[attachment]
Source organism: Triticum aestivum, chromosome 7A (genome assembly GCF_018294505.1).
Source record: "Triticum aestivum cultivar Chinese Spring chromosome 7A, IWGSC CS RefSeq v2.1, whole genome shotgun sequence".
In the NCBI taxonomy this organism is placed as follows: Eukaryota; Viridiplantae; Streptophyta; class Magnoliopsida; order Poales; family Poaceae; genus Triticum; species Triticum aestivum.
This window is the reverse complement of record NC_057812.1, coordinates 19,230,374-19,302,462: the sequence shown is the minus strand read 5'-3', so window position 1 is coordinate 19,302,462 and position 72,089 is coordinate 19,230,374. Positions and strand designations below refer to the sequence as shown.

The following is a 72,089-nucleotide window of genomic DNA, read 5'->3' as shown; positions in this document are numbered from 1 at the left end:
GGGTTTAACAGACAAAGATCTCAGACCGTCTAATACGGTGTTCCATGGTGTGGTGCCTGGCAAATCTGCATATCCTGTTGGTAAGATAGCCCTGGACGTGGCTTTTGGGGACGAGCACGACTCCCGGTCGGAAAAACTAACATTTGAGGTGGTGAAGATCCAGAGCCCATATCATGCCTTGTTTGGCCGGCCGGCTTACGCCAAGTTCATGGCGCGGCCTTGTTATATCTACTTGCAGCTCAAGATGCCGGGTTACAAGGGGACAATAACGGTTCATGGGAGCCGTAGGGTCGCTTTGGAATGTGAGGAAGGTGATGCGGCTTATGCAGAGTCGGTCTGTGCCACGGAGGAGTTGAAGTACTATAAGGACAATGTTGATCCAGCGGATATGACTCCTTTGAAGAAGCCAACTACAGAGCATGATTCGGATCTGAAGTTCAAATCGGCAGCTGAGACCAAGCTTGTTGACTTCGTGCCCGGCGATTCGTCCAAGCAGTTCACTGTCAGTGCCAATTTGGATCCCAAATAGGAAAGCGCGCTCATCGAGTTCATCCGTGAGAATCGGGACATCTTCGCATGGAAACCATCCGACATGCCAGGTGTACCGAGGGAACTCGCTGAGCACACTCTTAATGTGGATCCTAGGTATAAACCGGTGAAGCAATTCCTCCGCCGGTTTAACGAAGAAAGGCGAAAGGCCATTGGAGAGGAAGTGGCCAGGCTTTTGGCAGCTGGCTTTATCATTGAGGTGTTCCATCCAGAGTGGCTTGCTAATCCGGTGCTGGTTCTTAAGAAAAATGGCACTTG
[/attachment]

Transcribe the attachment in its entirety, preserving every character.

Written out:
Source organism: Triticum aestivum, chromosome 7A (genome assembly GCF_018294505.1).
Source record: "Triticum aestivum cultivar Chinese Spring chromosome 7A, IWGSC CS RefSeq v2.1, whole genome shotgun sequence".
In the NCBI taxonomy this organism is placed as follows: Eukaryota; Viridiplantae; Streptophyta; class Magnoliopsida; order Poales; family Poaceae; genus Triticum; species Triticum aestivum.
This window is the reverse complement of record NC_057812.1, coordinates 19,230,374-19,302,462: the sequence shown is the minus strand read 5'-3', so window position 1 is coordinate 19,302,462 and position 72,089 is coordinate 19,230,374. Positions and strand designations below refer to the sequence as shown.

The following is a 72,089-nucleotide window of genomic DNA, read 5'->3' as shown; positions in this document are numbered from 1 at the left end:
GGGTTTAACAGACAAAGATCTCAGACCGTCTAATACGGTGTTCCATGGTGTGGTGCCTGGCAAATCTGCATATCCTGTTGGTAAGATAGCCCTGGACGTGGCTTTTGGGGACGAGCACGACTCCCGGTCGGAAAAACTAACATTTGAGGTGGTGAAGATCCAGAGCCCATATCATGCCTTGTTTGGCCGGCCGGCTTACGCCAAGTTCATGGCGCGGCCTTGTTATATCTACTTGCAGCTCAAGATGCCGGGTTACAAGGGGACAATAACGGTTCATGGGAGCCGTAGGGTCGCTTTGGAATGTGAGGAAGGTGATGCGGCTTATGCAGAGTCGGTCTGTGCCACGGAGGAGTTGAAGTACTATAAGGACAATGTTGATCCAGCGGATATGACTCCTTTGAAGAAGCCAACTACAGAGCATGATTCGGATCTGAAGTTCAAATCGGCAGCTGAGACCAAGCTTGTTGACTTCGTGCCCGGCGATTCGTCCAAGCAGTTCACTGTCAGTGCCAATTTGGATCCCAAATAGGAAAGCGCGCTCATCGAGTTCATCCGTGAGAATCGGGACATCTTCGCATGGAAACCATCCGACATGCCAGGTGTACCGAGGGAACTCGCTGAGCACACTCTTAATGTGGATCCTAGGTATAAACCGGTGAAGCAATTCCTCCGCCGGTTTAACGAAGAAAGGCGAAAGGCCATTGGAGAGGAAGTGGCCAGGCTTTTGGCAGCTGGCTTTATCATTGAGGTGTTCCATCCAGAGTGGCTTGCTAATCCGGTGCTGGTTCTTAAGAAAAATGGCACTTG